Saturday, January 15, 2011

Doug Perrine about eating Cownose Rays!

I've said it before, Doug Perrine is Royalty.
Not only is he one of the nicest guys around, not only is he one of the pre-eminent underwater photojournalists - he is also a staunch and at the same time, extremely well documented marine conservationist.

Case in point, his comment to this article in NGM.
Surprise surprise, when he posted it, he got the following reply Your comment has been saved. Comments are moderated and will not appear until approved by the author - and it very much appears like the author may still be pondering. I wonder why? :)
Doug is referencing this seminal paper (longer synopsis here), probably the first such study that documented how removing Sharks could trigger trophic cascades (another example here).

As a caveat, it must be said that this does NOT apply to all Sharks!
It only applies to determined species in determined habitats where they act as apex predators and keystone species - other, generally smaller species of Sharks like e.g. Spiny Dogfish are considered mesopredators and may in fact profit from the removal of apex predators!

But I'm digressing as always.
Here is Doug's comment, unabridged - let's see if Jeremy Berlin will eventually have the guts to approve its posting on NGM. Anybody taking bets?
Bravo Doug!

Jeremy Berlin’s short and intriguing article in the January issue of NGM, “Eat a Ray, Save the Bay,” left me hungry for more information.

What are these “shellfish” that the rays are “gobbling?”
Are they, by any chance commercially important species of mollusks and crustaceans that have been in severe decline for years due to over-harvesting and habitat destruction by humans?
Any chance that humans have also been “gobbling” these species?

And what about the grass beds that the rays are “roiling?”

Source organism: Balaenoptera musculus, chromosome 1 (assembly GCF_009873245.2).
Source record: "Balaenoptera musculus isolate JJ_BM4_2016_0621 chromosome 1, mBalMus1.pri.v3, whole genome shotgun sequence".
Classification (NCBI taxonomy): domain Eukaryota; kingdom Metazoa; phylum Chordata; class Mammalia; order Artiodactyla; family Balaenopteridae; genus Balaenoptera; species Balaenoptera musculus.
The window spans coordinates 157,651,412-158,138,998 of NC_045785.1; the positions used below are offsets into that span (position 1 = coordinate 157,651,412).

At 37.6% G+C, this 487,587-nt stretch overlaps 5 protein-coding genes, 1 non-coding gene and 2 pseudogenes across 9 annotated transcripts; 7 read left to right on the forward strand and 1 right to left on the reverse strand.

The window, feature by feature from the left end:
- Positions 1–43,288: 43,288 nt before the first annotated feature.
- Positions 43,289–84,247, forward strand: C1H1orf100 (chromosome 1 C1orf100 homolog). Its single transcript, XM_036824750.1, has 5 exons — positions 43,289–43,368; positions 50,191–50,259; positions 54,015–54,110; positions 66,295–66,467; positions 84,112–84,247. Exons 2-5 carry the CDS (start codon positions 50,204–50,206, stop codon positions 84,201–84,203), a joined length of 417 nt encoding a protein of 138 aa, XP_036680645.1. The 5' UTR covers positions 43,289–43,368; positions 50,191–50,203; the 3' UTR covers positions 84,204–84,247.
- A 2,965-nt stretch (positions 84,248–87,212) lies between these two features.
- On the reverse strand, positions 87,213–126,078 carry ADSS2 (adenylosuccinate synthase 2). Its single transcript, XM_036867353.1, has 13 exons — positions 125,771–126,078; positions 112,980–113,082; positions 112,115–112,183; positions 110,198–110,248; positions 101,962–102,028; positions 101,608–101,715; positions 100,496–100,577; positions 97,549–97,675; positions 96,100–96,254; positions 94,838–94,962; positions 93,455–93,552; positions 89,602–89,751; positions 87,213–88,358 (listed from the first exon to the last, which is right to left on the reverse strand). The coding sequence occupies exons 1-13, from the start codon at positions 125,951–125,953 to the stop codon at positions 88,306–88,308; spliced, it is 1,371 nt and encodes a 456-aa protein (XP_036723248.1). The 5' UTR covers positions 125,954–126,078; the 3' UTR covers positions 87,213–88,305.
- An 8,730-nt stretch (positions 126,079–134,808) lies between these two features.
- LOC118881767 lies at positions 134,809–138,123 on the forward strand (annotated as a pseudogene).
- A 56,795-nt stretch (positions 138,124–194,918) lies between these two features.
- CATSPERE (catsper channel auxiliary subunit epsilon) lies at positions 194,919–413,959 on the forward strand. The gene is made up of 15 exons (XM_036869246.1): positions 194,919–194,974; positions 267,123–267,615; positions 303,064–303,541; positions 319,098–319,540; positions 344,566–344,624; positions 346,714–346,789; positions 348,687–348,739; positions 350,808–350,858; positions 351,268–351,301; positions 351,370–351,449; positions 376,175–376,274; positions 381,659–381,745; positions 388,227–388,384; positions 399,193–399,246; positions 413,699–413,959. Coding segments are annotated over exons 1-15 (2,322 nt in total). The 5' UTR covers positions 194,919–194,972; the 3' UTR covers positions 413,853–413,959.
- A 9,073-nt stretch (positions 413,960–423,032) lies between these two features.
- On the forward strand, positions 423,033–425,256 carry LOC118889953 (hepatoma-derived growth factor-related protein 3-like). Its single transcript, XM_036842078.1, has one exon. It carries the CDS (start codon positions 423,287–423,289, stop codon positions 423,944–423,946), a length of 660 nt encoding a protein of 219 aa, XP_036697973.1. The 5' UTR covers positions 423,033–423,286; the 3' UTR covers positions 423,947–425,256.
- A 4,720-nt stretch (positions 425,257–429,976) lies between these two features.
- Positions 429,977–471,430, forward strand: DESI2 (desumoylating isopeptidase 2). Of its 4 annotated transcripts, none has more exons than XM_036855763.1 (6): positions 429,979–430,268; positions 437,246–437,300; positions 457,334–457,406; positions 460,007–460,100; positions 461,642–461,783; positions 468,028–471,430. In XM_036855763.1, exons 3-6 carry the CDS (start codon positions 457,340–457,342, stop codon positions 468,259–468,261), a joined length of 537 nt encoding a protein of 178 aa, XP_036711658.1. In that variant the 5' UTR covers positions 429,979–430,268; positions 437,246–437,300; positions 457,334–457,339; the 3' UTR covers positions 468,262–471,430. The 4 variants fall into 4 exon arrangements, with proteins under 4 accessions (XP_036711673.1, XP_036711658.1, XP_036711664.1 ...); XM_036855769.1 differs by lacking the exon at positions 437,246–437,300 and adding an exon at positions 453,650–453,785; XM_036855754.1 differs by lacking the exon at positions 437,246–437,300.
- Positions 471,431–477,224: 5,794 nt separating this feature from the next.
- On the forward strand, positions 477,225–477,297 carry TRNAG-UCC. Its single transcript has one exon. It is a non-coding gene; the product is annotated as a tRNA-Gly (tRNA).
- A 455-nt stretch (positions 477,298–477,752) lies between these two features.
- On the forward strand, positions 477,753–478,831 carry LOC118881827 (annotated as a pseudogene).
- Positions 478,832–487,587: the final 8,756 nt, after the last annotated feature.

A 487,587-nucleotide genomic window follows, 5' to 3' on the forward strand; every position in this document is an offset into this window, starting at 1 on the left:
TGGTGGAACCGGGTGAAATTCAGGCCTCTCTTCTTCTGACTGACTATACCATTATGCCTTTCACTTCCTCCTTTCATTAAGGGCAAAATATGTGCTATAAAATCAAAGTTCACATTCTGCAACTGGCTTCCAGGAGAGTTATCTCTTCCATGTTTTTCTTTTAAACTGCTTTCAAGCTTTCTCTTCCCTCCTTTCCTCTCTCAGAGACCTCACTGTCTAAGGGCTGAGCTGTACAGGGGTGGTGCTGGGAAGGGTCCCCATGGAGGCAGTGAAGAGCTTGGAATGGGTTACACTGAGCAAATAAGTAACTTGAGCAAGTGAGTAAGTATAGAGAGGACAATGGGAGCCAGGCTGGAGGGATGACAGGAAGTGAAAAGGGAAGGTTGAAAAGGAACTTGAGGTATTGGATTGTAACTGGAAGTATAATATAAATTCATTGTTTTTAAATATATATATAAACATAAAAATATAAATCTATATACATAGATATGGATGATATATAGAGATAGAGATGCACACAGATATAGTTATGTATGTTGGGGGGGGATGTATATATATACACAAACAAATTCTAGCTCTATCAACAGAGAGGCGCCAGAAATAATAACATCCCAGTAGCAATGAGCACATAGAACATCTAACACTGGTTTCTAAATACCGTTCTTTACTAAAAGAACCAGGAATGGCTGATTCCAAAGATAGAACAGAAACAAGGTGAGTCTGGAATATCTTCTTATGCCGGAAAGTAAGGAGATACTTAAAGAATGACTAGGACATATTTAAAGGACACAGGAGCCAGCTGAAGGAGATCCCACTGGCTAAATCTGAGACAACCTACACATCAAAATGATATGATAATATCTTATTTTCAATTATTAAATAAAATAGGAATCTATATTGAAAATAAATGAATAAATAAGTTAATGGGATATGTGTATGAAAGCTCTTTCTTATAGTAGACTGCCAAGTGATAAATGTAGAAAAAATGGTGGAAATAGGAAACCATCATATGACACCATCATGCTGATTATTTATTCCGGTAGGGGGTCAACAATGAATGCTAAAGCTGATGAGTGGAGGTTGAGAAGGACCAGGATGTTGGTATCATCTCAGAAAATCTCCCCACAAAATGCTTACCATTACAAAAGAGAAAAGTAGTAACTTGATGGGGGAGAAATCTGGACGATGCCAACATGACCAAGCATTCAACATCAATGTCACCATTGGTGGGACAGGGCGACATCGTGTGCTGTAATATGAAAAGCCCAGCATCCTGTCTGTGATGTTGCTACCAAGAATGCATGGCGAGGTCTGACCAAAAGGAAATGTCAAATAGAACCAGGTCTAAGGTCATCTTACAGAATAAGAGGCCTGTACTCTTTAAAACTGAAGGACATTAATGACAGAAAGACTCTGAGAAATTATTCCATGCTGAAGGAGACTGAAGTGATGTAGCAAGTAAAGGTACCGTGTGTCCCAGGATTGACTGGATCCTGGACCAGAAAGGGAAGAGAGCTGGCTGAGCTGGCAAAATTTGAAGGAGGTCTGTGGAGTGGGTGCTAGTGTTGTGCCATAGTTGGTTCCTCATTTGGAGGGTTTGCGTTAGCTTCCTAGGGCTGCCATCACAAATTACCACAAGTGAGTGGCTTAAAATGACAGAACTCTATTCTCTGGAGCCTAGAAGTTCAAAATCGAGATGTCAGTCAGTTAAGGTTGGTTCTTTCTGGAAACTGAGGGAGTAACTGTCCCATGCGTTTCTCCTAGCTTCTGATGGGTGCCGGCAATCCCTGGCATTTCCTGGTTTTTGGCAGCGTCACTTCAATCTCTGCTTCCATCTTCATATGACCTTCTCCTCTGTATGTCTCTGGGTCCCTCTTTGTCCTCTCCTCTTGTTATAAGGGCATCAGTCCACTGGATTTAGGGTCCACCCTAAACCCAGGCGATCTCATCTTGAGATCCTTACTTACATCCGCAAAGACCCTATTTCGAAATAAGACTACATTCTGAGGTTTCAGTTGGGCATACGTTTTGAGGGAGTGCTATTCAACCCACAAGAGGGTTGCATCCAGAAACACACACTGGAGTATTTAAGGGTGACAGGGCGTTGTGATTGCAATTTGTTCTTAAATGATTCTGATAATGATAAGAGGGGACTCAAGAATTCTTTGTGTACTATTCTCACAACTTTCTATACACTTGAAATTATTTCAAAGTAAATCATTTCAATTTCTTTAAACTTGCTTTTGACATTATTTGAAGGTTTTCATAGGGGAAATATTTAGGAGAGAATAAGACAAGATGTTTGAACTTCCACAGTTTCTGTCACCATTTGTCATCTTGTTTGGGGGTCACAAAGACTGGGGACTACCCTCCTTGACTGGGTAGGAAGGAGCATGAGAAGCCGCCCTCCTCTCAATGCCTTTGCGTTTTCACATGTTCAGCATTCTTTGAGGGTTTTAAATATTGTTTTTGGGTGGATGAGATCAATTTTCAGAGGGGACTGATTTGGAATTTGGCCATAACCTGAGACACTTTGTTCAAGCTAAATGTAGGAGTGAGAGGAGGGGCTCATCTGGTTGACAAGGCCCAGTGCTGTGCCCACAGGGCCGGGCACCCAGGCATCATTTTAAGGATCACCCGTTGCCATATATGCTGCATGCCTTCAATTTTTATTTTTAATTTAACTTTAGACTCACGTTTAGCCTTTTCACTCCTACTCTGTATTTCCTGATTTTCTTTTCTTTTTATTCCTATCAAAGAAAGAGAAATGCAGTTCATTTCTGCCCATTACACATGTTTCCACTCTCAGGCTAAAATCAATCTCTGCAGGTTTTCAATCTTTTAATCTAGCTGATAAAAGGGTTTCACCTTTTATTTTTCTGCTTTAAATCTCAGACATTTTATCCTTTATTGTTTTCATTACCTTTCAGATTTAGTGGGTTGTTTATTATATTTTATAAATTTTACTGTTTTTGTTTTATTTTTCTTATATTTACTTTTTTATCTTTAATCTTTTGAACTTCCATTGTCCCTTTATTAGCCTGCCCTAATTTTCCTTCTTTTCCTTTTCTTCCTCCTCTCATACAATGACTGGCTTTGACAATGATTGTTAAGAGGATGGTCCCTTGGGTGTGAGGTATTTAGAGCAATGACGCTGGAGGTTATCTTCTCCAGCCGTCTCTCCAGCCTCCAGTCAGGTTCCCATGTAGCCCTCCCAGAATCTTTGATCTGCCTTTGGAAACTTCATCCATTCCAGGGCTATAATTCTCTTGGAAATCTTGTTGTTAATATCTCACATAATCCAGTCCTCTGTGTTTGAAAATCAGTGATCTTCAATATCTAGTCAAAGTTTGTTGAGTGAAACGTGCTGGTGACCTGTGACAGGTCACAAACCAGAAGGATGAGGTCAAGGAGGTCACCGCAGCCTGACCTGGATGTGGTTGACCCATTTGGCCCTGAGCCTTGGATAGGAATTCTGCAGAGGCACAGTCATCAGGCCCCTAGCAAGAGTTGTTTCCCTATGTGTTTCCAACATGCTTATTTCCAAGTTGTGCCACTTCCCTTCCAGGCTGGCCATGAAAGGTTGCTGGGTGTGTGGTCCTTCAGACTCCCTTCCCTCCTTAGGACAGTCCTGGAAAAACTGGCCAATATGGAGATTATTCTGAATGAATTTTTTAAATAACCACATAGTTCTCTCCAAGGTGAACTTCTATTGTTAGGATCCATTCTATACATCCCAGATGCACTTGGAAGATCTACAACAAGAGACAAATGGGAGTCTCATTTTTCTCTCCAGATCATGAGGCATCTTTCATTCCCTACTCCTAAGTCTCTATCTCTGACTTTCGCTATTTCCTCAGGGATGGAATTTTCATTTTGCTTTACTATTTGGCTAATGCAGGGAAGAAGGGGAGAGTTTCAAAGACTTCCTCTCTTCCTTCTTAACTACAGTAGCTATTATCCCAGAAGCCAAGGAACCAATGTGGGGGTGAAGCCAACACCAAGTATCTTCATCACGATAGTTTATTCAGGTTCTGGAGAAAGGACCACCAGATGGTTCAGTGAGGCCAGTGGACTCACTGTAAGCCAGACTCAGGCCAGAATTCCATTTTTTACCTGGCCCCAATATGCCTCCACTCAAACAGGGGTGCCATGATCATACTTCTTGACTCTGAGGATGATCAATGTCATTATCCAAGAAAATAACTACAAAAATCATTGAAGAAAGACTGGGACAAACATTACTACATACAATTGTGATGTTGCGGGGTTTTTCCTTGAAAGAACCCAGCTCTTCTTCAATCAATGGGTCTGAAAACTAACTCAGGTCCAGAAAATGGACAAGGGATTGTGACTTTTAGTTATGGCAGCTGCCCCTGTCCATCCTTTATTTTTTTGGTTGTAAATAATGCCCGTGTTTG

Would these, by any chance, be the same grassbeds that have been in decline since humans first settled around Chesapeake Bay, as a result of pollution, poor watershed management, mechanical destruction by dredging (for some of those unnamed “shellfish”) and boat propellers, etc.?

Why is it that “predators like coastal sharks have declined?”
Does it have anything to do with the rapacious, cruel, and obscenely wasteful fishery for shark fins to supply a nutrition-free status-enhancing soup ingredient for Chinese celebrations?

Have the unidentified “area officials” considered the alternative of rebuilding healthy populations of predators in order to ensure a resilient and balanced ecosystem?
When the writer refers to “the observed spike in cownoses, though untallied,” may I presume that the meaning is that there are no reliable population estimates for this species either before or after the sharks and shellfish were both overfished, and certainly not before the entire ecology of the Bay was drastically altered at human hands?

Are the “area officials” aware of the life history characteristics of elasmobranchs (sharks and rays), such as extremely low fecundity, slow growth, and delayed maturity, which make them notoriously poor candidates for a commercial fishery?
Can they name a single truly sustainable fishery for any species of elasmobranch? May I suggest an alternative to the moniker “Chesapeake ray?”
How about “scapegoat ray?”

One final question: when did National Geographic Magazine start promoting resource exploitation schemes clearly developed by commercial fishermen and their allies in local government without consulting scientists with expertise in the field?

In China, bamboo forests have been destroyed for agriculture and development and pandas are gobbling the remaining bamboo.
Can we expect to see panda recipes in National Geographic soon?

As I said: Royalty!

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